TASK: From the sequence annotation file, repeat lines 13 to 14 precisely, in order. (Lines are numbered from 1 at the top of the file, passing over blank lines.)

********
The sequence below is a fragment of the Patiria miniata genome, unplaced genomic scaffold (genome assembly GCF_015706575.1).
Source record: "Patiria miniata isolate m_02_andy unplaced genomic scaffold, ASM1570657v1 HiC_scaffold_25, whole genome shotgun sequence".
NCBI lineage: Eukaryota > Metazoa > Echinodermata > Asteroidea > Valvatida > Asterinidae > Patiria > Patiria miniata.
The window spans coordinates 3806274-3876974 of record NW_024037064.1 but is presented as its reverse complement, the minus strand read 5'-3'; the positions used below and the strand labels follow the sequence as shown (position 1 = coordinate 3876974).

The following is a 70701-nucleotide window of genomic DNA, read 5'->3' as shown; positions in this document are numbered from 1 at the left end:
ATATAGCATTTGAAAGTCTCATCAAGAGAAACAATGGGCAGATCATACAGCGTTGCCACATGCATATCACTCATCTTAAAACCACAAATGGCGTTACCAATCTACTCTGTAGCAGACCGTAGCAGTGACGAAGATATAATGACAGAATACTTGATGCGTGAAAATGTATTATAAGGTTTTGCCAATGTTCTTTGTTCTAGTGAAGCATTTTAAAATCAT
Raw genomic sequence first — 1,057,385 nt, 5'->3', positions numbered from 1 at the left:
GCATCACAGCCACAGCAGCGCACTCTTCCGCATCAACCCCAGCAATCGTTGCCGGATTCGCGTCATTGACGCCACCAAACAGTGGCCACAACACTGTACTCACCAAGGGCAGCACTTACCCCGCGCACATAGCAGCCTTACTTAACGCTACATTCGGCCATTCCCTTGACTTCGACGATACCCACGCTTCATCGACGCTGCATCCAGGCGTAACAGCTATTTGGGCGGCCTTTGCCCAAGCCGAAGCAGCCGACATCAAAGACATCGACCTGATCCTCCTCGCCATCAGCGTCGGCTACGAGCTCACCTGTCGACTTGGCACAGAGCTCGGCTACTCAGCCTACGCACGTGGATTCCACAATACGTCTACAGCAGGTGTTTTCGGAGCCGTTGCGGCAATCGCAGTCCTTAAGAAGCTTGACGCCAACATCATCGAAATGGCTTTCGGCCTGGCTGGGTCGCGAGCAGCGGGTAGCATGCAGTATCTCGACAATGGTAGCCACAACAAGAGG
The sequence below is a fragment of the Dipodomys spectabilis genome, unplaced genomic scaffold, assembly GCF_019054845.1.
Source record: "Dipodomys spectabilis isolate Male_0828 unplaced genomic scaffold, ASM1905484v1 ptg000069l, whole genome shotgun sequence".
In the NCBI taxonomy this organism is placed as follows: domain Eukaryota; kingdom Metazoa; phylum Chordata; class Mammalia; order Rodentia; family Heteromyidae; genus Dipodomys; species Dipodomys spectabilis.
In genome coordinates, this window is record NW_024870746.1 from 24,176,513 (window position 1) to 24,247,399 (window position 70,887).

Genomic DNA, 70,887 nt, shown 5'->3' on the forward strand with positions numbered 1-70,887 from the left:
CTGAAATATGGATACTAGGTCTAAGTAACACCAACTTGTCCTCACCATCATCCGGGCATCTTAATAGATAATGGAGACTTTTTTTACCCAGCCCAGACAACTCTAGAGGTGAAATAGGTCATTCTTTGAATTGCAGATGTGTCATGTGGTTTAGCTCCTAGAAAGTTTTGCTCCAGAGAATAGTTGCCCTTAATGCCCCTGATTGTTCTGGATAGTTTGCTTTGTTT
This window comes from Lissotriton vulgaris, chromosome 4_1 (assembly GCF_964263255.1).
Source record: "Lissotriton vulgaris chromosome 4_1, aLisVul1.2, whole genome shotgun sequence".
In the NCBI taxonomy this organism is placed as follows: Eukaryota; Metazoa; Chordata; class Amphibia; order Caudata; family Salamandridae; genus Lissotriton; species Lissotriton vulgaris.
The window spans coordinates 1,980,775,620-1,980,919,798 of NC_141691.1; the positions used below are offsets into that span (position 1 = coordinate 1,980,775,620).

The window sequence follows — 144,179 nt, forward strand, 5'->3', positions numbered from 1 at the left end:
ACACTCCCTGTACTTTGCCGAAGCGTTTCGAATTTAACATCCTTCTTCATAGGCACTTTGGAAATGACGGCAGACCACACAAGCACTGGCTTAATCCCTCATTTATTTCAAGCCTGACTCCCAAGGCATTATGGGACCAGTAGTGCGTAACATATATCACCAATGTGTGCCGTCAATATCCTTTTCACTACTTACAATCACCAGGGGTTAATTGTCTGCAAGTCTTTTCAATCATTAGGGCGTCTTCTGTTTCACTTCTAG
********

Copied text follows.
Genomic DNA, 70,887 nt, shown 5'->3' on the forward strand with positions numbered 1-70,887 from the left:
CTGAAATATGGATACTAGGTCTAAGTAACACCAACTTGTCCTCACCATCATCCGGGCATCTTAATAGATAATGGAGACTTTTTTTACCCAGCCCAGACAACTCTAGAGGTGAAATAGGTCATTCTTTGAATTGCAGATGTGTCATGTGGTTTAGCTCCTAGAAAGTTTTGCTCCAGAGAATAGTTGCCCTTAATGCCCCTGATTGTTCTGGATAGTTTGCTTTGTTT